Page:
The Lusitania


With construction beginning in 1903, the British Cunard liner Lusitania made it’s first voyage in 1907.  It had been built to be the “Greyhound of the Seas” and captured a Blue Ribbon for the fastest Atlantic crossing. It was the largest, fastest and most luxurious ship for its time. During the ship’s lifespan, it made 101 round-trip voyages.

On May 1, 1915, it set sail for Liverpool departing from New York. Despite warnings in New York newspapers (from the German Embassy) that “vessels flying under the flag of Great Britain, or any of her allies, are liable to destruction”, there were 1,924 people on board. The warnings were taken seriously by some as the number of passengers was only half the ship’s capacity. The Captain felt the ship was safe as it could ‘outrun’ any German submarines.  Still, the ship was on ‘high alert’ when it was torpedoed in the Irish Sea by a German U-boat on May 7th and sank within 20 minutes, with 1,198 people perishing; 128 were Americans.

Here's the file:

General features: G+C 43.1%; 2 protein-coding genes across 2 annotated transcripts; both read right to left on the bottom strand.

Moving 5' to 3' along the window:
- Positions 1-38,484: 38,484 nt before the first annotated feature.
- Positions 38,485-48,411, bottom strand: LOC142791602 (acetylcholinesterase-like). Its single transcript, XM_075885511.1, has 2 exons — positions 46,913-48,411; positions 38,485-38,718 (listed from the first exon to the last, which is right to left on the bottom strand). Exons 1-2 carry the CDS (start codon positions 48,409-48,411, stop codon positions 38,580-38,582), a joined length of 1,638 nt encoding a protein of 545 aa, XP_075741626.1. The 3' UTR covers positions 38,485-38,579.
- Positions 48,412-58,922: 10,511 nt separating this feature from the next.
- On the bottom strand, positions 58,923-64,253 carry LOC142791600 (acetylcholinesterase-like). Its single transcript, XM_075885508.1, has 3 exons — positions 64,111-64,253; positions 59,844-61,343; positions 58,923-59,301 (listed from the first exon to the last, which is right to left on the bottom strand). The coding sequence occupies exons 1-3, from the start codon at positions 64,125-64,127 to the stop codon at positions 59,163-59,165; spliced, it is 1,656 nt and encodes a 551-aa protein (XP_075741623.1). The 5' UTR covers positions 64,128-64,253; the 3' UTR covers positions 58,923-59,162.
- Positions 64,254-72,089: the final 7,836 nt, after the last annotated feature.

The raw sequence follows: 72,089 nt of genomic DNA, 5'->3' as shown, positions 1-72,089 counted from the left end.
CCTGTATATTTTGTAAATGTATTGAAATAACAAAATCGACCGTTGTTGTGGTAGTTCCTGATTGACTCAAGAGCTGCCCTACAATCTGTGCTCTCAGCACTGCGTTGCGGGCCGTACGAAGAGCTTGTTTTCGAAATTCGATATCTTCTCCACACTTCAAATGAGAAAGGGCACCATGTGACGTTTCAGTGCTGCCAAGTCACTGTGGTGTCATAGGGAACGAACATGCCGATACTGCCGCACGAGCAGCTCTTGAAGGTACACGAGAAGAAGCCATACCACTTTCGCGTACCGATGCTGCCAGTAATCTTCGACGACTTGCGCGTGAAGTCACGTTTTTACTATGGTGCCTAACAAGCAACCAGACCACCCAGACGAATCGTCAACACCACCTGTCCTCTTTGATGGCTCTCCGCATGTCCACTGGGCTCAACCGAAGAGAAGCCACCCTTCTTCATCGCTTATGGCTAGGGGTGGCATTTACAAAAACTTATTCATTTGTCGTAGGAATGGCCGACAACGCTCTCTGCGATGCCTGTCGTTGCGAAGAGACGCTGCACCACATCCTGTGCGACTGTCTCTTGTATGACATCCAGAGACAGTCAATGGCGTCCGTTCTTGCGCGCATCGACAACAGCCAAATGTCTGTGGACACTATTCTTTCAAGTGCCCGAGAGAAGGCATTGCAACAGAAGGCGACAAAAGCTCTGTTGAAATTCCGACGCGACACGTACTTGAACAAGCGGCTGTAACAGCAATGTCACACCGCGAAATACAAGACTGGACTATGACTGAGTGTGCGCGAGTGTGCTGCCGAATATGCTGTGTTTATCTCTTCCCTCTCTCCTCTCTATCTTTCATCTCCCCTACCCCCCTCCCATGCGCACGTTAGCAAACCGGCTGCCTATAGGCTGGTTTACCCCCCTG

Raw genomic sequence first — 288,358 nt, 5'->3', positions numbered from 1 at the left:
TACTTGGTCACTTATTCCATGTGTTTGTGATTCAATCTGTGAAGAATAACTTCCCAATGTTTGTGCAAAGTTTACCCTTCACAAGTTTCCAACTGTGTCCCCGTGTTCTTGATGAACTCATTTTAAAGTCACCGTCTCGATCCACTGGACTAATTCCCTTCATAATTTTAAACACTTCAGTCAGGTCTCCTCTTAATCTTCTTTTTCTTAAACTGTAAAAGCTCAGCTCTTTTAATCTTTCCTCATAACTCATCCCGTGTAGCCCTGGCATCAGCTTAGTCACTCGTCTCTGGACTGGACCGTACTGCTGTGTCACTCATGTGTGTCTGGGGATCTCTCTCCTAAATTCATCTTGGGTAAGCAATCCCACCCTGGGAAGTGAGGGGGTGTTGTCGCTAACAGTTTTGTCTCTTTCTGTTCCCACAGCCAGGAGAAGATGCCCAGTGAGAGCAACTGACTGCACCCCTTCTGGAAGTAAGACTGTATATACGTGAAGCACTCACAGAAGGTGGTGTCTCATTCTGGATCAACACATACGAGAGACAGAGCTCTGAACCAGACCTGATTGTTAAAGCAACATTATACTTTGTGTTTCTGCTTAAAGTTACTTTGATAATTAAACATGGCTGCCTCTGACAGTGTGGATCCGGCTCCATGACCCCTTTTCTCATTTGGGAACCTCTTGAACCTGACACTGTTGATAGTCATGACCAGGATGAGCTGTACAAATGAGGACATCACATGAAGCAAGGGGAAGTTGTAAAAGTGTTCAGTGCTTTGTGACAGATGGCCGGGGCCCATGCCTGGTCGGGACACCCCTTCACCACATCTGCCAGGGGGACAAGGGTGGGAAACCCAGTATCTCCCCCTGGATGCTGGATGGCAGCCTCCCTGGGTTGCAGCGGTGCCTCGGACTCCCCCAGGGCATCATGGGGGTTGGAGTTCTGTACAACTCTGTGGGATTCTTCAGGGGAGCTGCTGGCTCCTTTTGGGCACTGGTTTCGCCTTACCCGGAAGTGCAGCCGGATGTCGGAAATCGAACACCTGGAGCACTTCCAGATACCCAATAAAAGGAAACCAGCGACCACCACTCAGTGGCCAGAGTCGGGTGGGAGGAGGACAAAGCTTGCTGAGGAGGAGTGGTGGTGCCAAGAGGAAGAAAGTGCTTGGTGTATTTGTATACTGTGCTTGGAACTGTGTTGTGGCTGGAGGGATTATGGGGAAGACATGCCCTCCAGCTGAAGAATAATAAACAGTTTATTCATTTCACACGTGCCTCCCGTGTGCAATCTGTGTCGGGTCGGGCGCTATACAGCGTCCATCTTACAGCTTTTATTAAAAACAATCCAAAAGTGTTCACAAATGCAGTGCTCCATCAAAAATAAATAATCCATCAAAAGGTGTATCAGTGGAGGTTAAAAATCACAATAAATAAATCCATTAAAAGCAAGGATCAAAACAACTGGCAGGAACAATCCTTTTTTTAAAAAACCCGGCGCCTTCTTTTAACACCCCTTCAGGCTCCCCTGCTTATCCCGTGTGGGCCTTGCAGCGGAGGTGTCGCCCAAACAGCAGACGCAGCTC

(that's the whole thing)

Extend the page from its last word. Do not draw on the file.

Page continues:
Sentiment mounted in the US to declare war on Germany, but Wilson hesitated. In fact, he waited two years and didn’t officially declare war until April, 1917.

Marion headed to France on the SS Rochambeau on May 17, 1917, two years after the sinking of the Lusitania. While still on board the ship, the first line in her first letter home is “Well, no submarines so far….”

There have been many books written about the Lusitania. The latest one (2015), Dead Wake by Dead WakeErik Larson is the type of narrative non-fiction that captures the reader and keeps our attention from the first page until the last. His attention to detail and recounting of the history and demise of this famous ship is told from every side, British, US and German. The book is a gripping account of a time in history and provides a different perspective on a memorable event.